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North American Summit: Economy and the fight against drug trafficking take center stage

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Integrating the production chains of the United States, Canada and Mexico, curbing Chinese goods and curbing migration and drug trafficking are high on the agenda for the North American Leaders’ Summit that begins Monday in Mexico City. Del Pero (Ispi): The revision of the Free Trade Agreement aims to protect the automotive industry.

Marco Guerrera – Vatican City

The North American Leaders’ Summit begins in Mexico City on Monday, January 9 (North American Leaders Summit). The summit will bring together US President Joe Biden, Mexican President Andrés Manuel López Obrador and Canadian Prime Minister Justin Trudeau to discuss security and migration, economic partnership, as well as improving North America’s competitiveness and coordination on global and regional issues to tackle climate change. .

Free yourself from Chinese ingredients

This is the tenth North American Leaders’ Summit, the last of which was held in November 2021. One of the key challenges is freeing supply chains from Chinese raw materials. Also critical is the issue of the fight against drug trafficking, which is being dealt with days after the arrest of Ovidio Guzmán López, the son of Mexico’s biggest drug lord ‘El Chapo’ Guzmán, who is currently in prison in the United States.

Del Pero (ESP): More coordination is called for

“There are two main issues on the table, the first is the issue of migration and security intertwined with the fight against drug trafficking, the other issue at the top of the agenda is the economy, because the revision of the agreement is coming full circle. The operational NAFTA of 1993 (North American Agreement on Free Trade ed) is the deepest integration between the three countries. sees patterns,” he explains to Vaticannews, Mario Del Pero ISPI Research Specialist in North America and Professor of International History at SciencesPo in Paris. Del Pero then said the political visions between Washington and Ottawa were congruent after years of tensions with President Trump, “with a very strained relationship between the United States and Mexico, with the United States accusing Mexican President Obrador of not controlling immigration flows and drug trafficking”.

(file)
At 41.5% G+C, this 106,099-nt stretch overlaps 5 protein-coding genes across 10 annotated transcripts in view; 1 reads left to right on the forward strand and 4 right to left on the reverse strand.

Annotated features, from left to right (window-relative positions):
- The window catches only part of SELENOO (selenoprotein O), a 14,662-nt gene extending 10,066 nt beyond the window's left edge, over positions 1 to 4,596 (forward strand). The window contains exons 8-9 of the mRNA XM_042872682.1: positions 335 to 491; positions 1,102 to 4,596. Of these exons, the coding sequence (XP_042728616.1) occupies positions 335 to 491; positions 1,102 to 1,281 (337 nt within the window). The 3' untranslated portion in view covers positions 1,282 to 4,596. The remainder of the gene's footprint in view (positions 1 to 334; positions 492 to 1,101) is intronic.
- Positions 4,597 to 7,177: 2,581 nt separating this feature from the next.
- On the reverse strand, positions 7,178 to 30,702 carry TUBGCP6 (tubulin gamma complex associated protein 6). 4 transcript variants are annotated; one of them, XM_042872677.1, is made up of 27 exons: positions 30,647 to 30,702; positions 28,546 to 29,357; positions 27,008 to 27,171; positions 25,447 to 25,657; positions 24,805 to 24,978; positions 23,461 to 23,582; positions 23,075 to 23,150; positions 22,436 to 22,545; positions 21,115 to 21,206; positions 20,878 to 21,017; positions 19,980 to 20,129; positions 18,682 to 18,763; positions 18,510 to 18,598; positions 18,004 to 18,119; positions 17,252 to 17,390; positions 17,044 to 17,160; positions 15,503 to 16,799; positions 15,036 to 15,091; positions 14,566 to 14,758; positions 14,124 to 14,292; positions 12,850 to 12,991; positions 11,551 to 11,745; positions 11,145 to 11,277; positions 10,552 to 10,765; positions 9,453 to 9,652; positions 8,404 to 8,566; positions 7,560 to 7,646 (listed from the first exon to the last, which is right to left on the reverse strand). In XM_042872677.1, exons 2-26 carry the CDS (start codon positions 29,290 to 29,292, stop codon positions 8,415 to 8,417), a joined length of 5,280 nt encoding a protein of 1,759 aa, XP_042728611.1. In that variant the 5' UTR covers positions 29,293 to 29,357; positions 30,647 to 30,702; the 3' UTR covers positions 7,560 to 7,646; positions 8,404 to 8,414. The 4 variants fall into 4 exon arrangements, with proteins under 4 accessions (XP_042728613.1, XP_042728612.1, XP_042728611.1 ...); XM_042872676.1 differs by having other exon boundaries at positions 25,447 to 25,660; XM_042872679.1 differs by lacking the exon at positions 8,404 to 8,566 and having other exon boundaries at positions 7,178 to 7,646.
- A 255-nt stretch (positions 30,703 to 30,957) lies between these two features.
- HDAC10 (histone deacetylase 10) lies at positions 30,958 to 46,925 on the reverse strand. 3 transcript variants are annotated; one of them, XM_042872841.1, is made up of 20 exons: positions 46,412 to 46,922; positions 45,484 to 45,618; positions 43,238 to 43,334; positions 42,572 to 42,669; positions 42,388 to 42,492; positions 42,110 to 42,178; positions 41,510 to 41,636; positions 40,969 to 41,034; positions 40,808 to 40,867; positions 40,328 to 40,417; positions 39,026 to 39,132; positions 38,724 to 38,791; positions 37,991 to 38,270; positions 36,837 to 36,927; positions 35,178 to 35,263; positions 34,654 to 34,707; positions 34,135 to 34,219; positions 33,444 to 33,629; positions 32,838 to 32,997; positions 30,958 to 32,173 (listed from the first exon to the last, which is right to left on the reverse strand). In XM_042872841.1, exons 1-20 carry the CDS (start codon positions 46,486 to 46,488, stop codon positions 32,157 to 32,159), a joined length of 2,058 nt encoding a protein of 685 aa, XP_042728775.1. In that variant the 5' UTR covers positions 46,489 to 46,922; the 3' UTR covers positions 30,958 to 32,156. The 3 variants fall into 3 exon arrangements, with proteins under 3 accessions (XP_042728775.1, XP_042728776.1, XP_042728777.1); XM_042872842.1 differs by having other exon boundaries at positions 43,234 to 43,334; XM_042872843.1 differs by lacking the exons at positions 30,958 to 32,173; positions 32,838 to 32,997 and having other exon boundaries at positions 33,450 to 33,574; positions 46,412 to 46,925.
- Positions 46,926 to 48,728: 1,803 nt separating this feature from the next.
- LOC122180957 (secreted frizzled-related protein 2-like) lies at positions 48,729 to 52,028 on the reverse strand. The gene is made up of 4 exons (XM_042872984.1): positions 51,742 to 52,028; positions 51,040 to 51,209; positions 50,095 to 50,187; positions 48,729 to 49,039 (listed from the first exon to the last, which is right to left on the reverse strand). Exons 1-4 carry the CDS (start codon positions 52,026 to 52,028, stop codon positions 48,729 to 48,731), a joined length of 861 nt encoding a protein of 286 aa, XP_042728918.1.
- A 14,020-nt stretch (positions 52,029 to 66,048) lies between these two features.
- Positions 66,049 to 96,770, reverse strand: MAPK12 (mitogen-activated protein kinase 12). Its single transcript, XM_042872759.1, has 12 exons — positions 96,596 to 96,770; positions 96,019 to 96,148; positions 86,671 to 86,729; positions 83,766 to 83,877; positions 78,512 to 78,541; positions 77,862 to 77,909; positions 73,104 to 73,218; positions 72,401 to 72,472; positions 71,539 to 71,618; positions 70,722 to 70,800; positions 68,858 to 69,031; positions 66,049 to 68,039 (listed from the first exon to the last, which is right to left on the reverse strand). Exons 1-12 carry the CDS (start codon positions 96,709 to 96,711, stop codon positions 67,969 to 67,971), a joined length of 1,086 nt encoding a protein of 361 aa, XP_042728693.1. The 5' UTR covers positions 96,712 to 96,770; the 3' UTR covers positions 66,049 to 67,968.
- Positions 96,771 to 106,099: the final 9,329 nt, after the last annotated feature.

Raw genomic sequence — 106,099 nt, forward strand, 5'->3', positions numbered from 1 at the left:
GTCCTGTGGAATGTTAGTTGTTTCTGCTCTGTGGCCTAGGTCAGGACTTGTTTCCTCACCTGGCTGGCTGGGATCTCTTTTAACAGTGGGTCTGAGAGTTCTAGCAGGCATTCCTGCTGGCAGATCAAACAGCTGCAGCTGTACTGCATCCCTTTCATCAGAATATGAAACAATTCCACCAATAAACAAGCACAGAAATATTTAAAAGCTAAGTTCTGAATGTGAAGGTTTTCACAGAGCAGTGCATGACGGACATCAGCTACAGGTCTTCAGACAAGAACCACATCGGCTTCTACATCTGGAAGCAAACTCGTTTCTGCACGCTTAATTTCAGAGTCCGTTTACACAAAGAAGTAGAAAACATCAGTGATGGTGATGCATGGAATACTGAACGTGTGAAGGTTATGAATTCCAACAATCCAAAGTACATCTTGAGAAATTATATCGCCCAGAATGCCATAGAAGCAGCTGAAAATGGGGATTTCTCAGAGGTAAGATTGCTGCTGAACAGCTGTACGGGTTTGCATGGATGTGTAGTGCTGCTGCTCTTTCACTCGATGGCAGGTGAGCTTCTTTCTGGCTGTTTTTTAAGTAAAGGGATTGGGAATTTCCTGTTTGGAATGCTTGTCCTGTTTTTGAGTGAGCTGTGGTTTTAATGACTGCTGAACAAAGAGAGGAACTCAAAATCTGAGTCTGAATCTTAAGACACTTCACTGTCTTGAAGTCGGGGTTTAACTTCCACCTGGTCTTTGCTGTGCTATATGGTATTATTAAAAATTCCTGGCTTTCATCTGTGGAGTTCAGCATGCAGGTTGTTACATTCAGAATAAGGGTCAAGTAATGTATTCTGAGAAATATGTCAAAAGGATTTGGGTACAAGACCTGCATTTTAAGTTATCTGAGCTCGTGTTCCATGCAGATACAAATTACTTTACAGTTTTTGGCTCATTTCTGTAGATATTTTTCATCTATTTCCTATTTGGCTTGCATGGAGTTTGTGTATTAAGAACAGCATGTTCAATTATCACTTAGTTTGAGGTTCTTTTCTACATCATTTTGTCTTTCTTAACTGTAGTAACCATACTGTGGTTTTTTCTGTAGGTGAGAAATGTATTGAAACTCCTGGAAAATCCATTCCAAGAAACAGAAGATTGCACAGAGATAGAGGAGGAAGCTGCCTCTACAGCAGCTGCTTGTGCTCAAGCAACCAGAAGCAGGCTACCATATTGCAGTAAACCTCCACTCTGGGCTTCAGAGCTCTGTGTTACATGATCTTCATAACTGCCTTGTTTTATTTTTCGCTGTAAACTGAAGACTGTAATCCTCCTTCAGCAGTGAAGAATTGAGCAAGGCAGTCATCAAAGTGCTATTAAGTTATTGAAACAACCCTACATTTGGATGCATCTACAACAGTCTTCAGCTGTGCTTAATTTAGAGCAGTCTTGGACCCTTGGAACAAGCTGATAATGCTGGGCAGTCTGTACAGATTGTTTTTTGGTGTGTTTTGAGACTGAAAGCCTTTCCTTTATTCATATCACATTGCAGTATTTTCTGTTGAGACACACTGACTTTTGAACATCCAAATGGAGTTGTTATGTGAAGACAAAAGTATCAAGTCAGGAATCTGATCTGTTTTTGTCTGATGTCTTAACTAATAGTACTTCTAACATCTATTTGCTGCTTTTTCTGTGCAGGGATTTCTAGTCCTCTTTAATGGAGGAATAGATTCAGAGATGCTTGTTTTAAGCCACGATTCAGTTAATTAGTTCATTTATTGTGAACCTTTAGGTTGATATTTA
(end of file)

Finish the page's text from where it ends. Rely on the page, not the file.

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Listen to an interview with Mario Del Pero

Drug trafficking drama

The ISPI expert underlines that the Mexican government wanted to “militarize” the fight against drug trafficking, which is why it has received so much criticism, and the arrest of ‘Chapo’s’ son has caused a wave of violence. Makes you wonder”. Meanwhile, the most dangerous drug, fentanyl, is coming to North America from Mexico, which has been responsible for an epidemic of opiate-related deaths that has spiraled out of control in recent years.

Review of NAFTA Agreements

Del Pero also focuses on the revision of the NAFTA agreements, which introduces several clauses that drastically reduce the presence of Chinese products in the final production chain, leading to a finished advantage in the North American space, above all in the automotive sector. Finally, the SciencesPo professor recalls that the United States has allocated a massive aid package to Central American countries in order to stem the flow of migrants to the north; While Biden decides to maintain a more assertive policy on border control, its effectiveness can only be determined in the long run.

Bruno Lawrence
Bruno Lawrence
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